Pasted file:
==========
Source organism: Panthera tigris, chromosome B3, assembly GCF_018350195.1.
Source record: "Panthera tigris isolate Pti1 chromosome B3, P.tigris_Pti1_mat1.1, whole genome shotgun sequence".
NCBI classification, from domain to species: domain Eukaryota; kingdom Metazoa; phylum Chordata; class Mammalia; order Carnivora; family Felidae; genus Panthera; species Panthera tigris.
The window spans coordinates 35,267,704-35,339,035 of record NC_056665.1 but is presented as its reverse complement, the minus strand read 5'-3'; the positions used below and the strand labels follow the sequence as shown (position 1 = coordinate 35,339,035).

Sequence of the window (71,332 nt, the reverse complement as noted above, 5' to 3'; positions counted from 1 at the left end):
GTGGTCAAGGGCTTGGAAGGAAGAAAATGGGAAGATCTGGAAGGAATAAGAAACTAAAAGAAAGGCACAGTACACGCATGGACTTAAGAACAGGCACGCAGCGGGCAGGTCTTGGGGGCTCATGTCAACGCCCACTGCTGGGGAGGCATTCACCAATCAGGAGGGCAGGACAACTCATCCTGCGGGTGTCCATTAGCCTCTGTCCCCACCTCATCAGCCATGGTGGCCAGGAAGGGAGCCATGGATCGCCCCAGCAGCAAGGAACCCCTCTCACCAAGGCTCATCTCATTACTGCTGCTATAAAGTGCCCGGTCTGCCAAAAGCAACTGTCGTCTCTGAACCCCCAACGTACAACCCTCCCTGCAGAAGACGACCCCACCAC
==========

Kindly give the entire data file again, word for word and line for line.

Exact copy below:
Source organism: Panthera tigris, chromosome B3, assembly GCF_018350195.1.
Source record: "Panthera tigris isolate Pti1 chromosome B3, P.tigris_Pti1_mat1.1, whole genome shotgun sequence".
NCBI classification, from domain to species: domain Eukaryota; kingdom Metazoa; phylum Chordata; class Mammalia; order Carnivora; family Felidae; genus Panthera; species Panthera tigris.
The window spans coordinates 35,267,704-35,339,035 of record NC_056665.1 but is presented as its reverse complement, the minus strand read 5'-3'; the positions used below and the strand labels follow the sequence as shown (position 1 = coordinate 35,339,035).

Sequence of the window (71,332 nt, the reverse complement as noted above, 5' to 3'; positions counted from 1 at the left end):
GTGGTCAAGGGCTTGGAAGGAAGAAAATGGGAAGATCTGGAAGGAATAAGAAACTAAAAGAAAGGCACAGTACACGCATGGACTTAAGAACAGGCACGCAGCGGGCAGGTCTTGGGGGCTCATGTCAACGCCCACTGCTGGGGAGGCATTCACCAATCAGGAGGGCAGGACAACTCATCCTGCGGGTGTCCATTAGCCTCTGTCCCCACCTCATCAGCCATGGTGGCCAGGAAGGGAGCCATGGATCGCCCCAGCAGCAAGGAACCCCTCTCACCAAGGCTCATCTCATTACTGCTGCTATAAAGTGCCCGGTCTGCCAAAAGCAACTGTCGTCTCTGAACCCCCAACGTACAACCCTCCCTGCAGAAGACGACCCCACCAC